Efforts to register an SMSF-related political party still hinge on it being able to secure 500 names as eligible members, with the party’s founder issuing a further call for supporters to back its establishment.
I Love SMSF founder and SMSF Party leader Grant Abbott has written to supporters seeking 200 further names to be added to a list to be submitted to the Australian Electoral Commission (AEC), whose registration guidelines require a prospective party to have 500 members who are eligible to vote and not a member of another political party.
In the note to supporters, Abbott said the AEC had asked it to provide the 500 names of the party’s members and he requested supporters who had previously joined the party to complete a survey indicating their eligibility to be a member.
The party had previously sought registration prior to the May federal election, but was unsuccessful in doing so after it was unable to supply the required quota of names of eligible members.
In September, Abbott said he would re-establish the party and sent an initial survey seeking party members, and in the most recent email he said: “We are preparing the information for the AEC and are currently 200 survey responses short – to be on the safe side we want 600 by the end of next week.”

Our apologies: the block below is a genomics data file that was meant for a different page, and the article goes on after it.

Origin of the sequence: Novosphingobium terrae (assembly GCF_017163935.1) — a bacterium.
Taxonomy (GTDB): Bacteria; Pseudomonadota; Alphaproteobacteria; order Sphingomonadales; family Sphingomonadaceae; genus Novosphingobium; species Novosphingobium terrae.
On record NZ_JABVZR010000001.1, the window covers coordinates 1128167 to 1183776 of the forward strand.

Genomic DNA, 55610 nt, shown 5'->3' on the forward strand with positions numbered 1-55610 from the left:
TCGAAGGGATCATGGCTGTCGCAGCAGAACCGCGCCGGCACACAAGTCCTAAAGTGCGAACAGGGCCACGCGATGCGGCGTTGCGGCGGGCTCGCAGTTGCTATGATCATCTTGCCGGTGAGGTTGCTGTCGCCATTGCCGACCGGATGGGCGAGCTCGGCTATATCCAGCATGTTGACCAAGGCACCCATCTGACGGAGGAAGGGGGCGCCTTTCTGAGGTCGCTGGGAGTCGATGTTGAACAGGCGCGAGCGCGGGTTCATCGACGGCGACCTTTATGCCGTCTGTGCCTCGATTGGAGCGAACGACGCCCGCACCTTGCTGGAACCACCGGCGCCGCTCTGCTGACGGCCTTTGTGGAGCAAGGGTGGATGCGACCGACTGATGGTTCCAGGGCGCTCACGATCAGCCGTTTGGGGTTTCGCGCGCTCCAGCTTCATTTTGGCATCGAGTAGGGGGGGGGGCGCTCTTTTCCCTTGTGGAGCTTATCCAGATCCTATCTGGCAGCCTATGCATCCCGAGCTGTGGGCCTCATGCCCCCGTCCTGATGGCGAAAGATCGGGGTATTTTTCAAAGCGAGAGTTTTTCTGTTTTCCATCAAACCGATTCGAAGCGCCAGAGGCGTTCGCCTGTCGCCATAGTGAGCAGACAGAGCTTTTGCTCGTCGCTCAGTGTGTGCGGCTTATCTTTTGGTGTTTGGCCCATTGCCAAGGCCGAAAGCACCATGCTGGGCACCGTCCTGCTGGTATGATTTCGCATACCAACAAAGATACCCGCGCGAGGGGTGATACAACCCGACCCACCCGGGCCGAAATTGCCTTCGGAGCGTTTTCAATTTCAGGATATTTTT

Speaking with selfmanagedsuper today, he confirmed the party currently had 400 names, but wanted 600 names to avoid any registration errors.
“We are getting adviser and trustee interest and aim to be registered before the release of the report from the retirement income review so we can respond to it as the SMSF Party,” he said.
In calling for additional members, he said the superannuation changes that took effect in 2017 were the “first body blow to the accrued wealth of existing and prospective retirees”.
“Neither the coalition nor Labor will protect the wealth of boomers into the future, as well as generation X after it,” he said.
He also claimed the SMSF Party would counter the influence of industry funds within the superannuation sector and said a single-issue, self-interest party was not unique.
“Australian politics is a bastion of self-interest parties and, more importantly, parties to look after the needs of their members and fight both Labor and the coalition for the benefit of their members,” he noted.
“The SMSF Party is there to promote and grow self-funding of retirement, whether through a SMSF, a collection of investment properties or a portfolio of shares, for those Australians who do not want to rely solely on the public purse.”